Gaming, and the competitive games sector, in particular esports and virtual sports, are growing exponentially. The magnitude of such growth can be measured by global financial, economic and social metrics. While this development is no doubt advantageous for the sports, gaming and esports sectors, it raises issues in relation to the most adequate ways to resolve contractual, tort based, disciplinary and doping and digital doping disputes and cases arising out in this new ecosystem. Let’s explore what is at stake, here, and analyse the possible avenues to structure, and process in the most confidential, efficient and diligent way any dispute arising in the gaming, esports and virtual sports spheres.
Four Tet v Domino: why pacific renegotiation of royalties’ rates on music streams is the best strategy for all involvedCrefovi : 31/07/2022 12:32 pm : Articles, Copyright litigation, Entertainment & media, Information technology - hardware, software & services, Intellectual property & IP litigation, Internet & digital media, Litigation & dispute resolution, Music law, Webcasts & Podcasts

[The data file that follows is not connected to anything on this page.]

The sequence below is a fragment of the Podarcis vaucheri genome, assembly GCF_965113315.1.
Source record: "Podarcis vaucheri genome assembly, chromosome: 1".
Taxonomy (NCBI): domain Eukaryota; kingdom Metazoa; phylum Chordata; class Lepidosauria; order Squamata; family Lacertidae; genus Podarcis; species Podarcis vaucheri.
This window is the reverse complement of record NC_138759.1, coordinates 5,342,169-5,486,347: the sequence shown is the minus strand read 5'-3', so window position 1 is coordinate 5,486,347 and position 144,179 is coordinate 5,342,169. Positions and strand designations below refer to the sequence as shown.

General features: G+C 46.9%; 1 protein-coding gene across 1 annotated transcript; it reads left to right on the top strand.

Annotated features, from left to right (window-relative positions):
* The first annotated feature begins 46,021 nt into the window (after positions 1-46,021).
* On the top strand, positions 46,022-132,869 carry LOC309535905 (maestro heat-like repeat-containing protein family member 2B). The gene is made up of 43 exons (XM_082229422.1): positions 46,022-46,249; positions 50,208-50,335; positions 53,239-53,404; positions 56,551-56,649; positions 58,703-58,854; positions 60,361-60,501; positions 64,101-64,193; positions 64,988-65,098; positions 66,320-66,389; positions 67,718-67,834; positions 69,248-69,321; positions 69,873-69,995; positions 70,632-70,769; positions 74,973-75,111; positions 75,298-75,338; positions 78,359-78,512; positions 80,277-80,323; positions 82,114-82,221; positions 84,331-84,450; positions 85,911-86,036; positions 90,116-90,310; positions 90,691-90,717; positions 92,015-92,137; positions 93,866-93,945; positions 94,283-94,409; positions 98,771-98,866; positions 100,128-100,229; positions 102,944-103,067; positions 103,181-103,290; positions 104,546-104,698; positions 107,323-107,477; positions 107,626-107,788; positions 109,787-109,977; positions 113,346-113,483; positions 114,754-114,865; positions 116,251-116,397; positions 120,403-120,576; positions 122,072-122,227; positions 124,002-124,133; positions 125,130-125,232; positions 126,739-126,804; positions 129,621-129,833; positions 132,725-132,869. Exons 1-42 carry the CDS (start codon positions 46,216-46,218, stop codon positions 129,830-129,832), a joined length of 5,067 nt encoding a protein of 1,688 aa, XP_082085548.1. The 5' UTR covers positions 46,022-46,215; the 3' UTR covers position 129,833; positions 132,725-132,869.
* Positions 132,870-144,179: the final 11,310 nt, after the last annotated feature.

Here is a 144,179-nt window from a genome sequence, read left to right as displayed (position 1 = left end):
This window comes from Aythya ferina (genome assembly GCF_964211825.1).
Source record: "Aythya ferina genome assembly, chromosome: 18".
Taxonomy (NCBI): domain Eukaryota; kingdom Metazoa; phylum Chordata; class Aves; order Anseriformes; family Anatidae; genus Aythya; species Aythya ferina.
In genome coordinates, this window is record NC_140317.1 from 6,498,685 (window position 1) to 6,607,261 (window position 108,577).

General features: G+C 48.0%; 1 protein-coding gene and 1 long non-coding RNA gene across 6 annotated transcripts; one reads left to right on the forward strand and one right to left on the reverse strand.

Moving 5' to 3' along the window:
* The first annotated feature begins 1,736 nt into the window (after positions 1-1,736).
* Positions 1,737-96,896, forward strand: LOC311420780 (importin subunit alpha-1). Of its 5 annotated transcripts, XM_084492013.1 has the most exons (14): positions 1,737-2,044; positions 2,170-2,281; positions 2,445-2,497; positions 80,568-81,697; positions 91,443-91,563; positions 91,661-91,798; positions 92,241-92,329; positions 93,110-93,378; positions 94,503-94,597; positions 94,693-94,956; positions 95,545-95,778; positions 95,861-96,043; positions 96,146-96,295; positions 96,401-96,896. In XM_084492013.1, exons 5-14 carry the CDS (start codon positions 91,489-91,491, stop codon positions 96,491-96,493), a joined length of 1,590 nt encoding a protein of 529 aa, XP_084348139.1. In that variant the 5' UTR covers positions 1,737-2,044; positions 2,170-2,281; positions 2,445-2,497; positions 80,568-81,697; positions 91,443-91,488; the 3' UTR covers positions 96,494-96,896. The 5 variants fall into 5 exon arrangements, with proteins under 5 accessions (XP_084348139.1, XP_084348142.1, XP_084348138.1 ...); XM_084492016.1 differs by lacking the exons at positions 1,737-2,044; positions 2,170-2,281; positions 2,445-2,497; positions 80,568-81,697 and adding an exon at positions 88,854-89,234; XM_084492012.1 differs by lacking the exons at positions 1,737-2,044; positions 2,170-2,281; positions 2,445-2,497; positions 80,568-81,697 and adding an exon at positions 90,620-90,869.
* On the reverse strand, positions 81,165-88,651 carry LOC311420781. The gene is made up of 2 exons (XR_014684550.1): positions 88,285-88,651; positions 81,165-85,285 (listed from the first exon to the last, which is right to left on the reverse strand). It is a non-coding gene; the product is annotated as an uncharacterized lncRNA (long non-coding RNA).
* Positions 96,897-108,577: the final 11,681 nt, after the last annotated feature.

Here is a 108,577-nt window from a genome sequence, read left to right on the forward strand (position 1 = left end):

The case Four Tet v Domino is the UK’s most recent example of music labels and recording artists battling it out, during the renegotiation of their respective share, on music streams’ royalties, away from sales, and as licenses. Why did Four Tet have to file his claims in court? What was the outcome? Was such strategy to escalate this royalties negotiation into full-blown litigation the smartest thing to do, for Domino, and for Four Tet?